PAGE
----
By Michael Kanellos
A number of transportation execs and electric car fans have proposed leasing batteries to customers as a way to reduce the price of an electric car.
But so far, consumers don't seem willing to go along with this plan.
Nissan (OTCPK:NSANY) said Thursday at the end of its national tour with the all-electric Leaf that it will sell the complete car to customers, batteries and all. “Based on the data we have, consumers prefer to buy the full car with batteries,” Carlos Tavares, chairman of Nissan Americas, told the New York Times.
Until now, Nissan has said it will experiment and examine different ways to sell the car. In the past, it said that the company might sell the complete car, it might sell the car and lease the battery, and it might lease the whole thing. Nissan, in short, would go with whatever worked.
But for now, what works is selling the whole thing. (Click this link for our test drive of the Leaf. The quick review: it's pretty fun to drive.)
The battery-leasing concept exists because of the onerous costs of batteries. Car batteries can account for as much as one-third of the cost of an all-electric car. In an economy car, a battery can cost $12,000. Prices are going down, but batteries still cost a lot -- and wear out relatively quickly. Leasing takes some of the risk out of the equation, because the car company can always take back the vehicle.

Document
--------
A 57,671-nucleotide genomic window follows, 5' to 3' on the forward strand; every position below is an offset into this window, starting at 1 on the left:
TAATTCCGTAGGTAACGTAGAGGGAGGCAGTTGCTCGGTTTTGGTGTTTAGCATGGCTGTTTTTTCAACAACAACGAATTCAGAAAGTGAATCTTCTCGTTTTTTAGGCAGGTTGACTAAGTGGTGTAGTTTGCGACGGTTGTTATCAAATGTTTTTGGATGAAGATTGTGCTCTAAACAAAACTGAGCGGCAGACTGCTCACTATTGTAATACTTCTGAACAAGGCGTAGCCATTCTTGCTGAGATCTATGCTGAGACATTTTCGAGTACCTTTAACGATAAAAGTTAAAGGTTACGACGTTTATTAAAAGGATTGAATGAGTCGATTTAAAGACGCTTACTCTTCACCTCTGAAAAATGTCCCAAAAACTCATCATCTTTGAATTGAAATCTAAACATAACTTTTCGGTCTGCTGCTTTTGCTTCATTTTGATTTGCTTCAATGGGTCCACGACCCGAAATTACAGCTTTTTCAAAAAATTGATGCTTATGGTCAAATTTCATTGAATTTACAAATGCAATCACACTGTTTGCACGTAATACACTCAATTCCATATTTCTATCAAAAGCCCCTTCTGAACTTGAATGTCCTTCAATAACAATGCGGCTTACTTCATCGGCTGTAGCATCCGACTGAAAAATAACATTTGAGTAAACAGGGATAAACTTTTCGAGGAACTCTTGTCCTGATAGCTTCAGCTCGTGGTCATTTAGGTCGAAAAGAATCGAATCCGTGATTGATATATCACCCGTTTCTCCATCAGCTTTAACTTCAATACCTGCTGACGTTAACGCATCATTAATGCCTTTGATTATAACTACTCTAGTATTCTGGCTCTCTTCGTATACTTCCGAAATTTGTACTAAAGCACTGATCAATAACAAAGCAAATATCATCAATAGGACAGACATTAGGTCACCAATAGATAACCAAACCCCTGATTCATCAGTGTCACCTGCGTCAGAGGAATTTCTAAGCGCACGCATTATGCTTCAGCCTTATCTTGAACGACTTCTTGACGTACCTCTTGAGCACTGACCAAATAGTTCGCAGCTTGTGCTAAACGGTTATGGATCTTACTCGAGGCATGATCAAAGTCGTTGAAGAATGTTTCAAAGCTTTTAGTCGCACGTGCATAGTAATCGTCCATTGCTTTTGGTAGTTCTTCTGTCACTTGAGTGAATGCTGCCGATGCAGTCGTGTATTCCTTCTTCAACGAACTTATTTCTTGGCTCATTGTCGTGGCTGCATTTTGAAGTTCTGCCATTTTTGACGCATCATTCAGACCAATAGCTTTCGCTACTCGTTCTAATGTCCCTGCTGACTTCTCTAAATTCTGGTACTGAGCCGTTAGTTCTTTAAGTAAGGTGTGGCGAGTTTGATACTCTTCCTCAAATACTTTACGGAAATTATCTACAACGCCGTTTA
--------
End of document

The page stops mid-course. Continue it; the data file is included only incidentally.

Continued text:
Why aren't customers going for it? Well, it is a conceptual leap. Imagine if you went to a car dealer today and they offered to sell you the car and lease the engine.
Battery leasing, however, isn't dead. Nissan Renault is working with Better Place in Israel and Denmark, and battery leasing will be tested in those countries. Better Place theorizes that consumers will want to subscribe to transportation services: pay a monthly fee and get a battery, electricity and more.
If it works there, it might spread to other countries. The big question mark for this sort of business plan is ultimately a question of human behavior: will or can consumers adapt?
On another note, Nissan will start taking online reservations for the Leaf in April. Better get in line now; some 50,000 people have already signed up, according to Wired.